James Stevens
1757 - 1840s

James was born July 2, 1757 in Hampstead, New Hamshire. His father, Archelaus, was born on Gloucester, Massachusetts, and probably moved his family to Hamstead. Later they moved to Enfield, New Hampshire .

On December 7, 1780, James married Apphia Hoyt in Enfield, New Hampshire. They had seven children.

James served in the Revolutionary War three times under Captain Jacob Hutchins. The first time was in June and July 1775 as a substiture for his brother Asa during the Battle of Bunker Hill.

In 1775 British General Howe had a secret plan to move against the Americans on the morning of Sunday, June 18th. The plan was to land from Boston Harbor at Roxbury. The Americans found out about this and planned their defense.

The Americans decided to setup at pastures near Charlestown. These pastures are now known as Morton's, Breed's and Bunker Hill. Breed's Hill was closer to the water so that when the cannon was shot it had a good chance of reaching the British ships in the harbor. It also had a steeper slope than Bunker Hill and a circular top. On the late evening of Friday June 16th, an earth fort and other defenses were constructed on the summit of Breed's Hill. By the next day the defenses built would stretch from Charlestown Village on the west to the shore of the Mystic River on the east. They would completly cut off access to the peninusla preventing any movement leading to the mainland.

On the next morning, Saturday, June 17th, the British saw the fort on Breed's Hill and began firing. The Americans were still building the fort. Breastworks (temporary fortifications created from earthwork thrown up to breast height to provide protection to defenders firing over it from a standing positison) were still being constructed as well as firing platforms for the cannons.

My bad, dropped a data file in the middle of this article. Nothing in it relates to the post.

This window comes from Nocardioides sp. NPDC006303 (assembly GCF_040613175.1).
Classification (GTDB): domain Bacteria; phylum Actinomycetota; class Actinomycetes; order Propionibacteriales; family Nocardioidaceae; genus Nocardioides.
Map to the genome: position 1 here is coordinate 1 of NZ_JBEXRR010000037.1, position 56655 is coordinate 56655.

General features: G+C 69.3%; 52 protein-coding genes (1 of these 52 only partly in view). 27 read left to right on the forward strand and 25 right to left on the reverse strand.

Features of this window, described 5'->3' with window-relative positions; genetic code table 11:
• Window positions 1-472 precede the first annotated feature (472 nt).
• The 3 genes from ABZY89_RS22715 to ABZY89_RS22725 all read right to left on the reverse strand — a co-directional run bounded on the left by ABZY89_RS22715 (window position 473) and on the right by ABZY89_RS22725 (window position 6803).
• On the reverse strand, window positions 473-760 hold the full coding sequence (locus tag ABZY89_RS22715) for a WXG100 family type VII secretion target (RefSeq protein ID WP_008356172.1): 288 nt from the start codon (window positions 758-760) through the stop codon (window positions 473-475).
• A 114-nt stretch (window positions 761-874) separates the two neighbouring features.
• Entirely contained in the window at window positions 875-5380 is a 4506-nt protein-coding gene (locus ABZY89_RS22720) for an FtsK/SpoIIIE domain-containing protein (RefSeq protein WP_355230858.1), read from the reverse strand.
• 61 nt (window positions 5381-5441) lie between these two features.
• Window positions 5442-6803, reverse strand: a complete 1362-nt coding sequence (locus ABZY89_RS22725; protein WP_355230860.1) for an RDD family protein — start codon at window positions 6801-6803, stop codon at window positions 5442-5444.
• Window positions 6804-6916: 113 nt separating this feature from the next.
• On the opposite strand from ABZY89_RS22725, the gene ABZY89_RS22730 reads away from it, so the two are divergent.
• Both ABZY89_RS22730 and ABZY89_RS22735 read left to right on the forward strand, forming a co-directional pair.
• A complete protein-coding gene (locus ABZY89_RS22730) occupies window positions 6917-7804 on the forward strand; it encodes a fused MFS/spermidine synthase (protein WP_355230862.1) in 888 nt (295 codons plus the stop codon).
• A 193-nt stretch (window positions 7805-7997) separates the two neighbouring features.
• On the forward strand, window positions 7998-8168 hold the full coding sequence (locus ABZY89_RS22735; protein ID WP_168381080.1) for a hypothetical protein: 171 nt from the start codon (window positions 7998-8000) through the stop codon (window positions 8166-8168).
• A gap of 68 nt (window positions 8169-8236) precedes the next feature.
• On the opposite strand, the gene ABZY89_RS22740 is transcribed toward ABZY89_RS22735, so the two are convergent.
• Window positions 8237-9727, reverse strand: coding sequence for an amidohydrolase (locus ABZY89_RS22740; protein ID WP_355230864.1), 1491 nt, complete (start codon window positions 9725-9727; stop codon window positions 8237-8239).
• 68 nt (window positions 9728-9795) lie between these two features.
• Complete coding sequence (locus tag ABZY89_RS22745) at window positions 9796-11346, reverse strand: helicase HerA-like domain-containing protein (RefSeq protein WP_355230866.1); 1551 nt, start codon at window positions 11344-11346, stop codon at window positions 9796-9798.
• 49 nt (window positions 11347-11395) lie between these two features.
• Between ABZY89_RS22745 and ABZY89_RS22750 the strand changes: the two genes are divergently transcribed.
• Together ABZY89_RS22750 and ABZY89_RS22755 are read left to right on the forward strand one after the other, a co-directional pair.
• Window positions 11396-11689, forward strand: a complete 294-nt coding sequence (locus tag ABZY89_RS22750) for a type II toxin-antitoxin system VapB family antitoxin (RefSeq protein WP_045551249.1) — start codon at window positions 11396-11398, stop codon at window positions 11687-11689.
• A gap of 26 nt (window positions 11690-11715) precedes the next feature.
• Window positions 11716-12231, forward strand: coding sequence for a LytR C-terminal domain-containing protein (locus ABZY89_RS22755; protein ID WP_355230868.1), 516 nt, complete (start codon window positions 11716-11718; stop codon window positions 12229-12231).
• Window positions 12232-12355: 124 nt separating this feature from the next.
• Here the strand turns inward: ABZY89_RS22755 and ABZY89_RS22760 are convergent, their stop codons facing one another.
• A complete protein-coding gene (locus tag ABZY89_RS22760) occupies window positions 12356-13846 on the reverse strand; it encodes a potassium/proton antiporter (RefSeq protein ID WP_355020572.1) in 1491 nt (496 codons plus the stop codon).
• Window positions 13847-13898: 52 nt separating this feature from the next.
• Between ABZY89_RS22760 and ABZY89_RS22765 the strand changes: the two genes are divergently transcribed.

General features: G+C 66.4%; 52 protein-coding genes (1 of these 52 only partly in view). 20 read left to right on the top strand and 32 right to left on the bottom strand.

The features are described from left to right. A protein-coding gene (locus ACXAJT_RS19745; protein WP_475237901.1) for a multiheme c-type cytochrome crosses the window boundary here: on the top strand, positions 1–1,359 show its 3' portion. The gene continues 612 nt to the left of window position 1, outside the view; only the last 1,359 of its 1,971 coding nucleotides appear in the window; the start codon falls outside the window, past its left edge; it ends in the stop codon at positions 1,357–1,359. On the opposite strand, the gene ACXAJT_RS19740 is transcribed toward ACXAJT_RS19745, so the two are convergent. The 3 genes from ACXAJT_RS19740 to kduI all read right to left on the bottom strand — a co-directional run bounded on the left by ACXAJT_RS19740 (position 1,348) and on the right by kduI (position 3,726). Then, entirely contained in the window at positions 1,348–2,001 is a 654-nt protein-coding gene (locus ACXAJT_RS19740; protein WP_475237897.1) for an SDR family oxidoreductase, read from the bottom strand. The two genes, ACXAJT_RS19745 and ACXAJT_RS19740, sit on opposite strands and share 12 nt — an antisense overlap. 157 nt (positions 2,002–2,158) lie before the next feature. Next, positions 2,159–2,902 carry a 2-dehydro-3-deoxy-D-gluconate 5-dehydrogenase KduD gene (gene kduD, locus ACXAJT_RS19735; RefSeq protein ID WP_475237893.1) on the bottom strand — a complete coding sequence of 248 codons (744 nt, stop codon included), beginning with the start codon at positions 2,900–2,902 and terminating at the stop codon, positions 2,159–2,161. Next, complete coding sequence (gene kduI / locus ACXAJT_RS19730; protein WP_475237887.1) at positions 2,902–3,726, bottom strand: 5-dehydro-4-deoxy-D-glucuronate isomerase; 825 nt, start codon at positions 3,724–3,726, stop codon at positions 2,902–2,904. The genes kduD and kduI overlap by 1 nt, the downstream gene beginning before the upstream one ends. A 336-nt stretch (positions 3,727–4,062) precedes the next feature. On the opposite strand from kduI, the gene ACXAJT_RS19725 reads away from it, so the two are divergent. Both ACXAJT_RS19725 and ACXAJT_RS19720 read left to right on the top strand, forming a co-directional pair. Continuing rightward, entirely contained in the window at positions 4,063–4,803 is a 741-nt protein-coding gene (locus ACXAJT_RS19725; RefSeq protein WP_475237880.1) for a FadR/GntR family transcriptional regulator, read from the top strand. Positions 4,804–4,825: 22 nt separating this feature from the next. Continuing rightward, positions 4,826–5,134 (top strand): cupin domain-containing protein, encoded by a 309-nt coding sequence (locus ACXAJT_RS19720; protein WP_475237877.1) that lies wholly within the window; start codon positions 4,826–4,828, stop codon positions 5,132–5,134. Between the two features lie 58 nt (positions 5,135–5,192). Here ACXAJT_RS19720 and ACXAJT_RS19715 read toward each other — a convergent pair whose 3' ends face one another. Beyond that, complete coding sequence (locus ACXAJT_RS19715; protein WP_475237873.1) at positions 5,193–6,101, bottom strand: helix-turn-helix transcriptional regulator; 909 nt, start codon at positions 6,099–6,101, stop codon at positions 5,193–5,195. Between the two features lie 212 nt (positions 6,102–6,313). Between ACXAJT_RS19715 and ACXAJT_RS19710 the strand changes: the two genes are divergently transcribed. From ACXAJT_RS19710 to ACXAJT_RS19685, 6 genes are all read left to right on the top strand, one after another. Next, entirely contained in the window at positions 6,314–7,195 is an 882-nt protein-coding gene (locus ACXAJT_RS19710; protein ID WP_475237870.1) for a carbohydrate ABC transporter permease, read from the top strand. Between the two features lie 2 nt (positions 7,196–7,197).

The only place the British could come ashore was near the Charlestown. The rest of the penisula would require the British to wade ashore where they would be exposed to firing from the land. The top of Charlestown peninsula allowed the British to land unopposed and had a place where the ship's cannon could be controlled from the harbor. High tide was at 2 PM and that allowed the ships to get closer to shore.

Captian Hutchins' men were at Lechmere Point Friday night and joined forces behind the breastworks at Breed's Hill Saturday afternoon shortly after 2 PM. Lechmere point was one of two landing places thought to be used by the British to land.

The British advanced toward the fort. Once they were close enought the Americans starting firing. Since the Americans did not have much amunition they were told "Don't fire until you see the whites of their eyes."

The British decided to regroup after the first round of fire. The second charge by the British was also turned back. British General Howe ordered one more charge.

The British could now fire their cannon to shoot behind the breastworks. As the British army approached the breastworks, the Americans headed for the fort. At this time there were no reinforcements arriving and not much powder or shot was left. Once the amunition was exhausted hand to hand fighting took place. The British had bayonets which put the Americans at a disadvantage.

The Americans retreated from Breed's Hill to Bunker Hill. The Americans had also tried to build a fort at Bunker Hill but there was not enough time to complete it. At this time there was no one in charge on the American side to give direction and lead the soldiers into battle so many tried to stay safe. Two other regiments came to help those on Bunker Hill. These men arrived too late to save the defense lines but they allowed everyone to get to the top of Bunker Hill and then continue moving down the hill and across Charlestown Neck to the mainland. The British were able to bring their artillery to the top ov Bunker Hill and force the Americans to retreat to the mainland.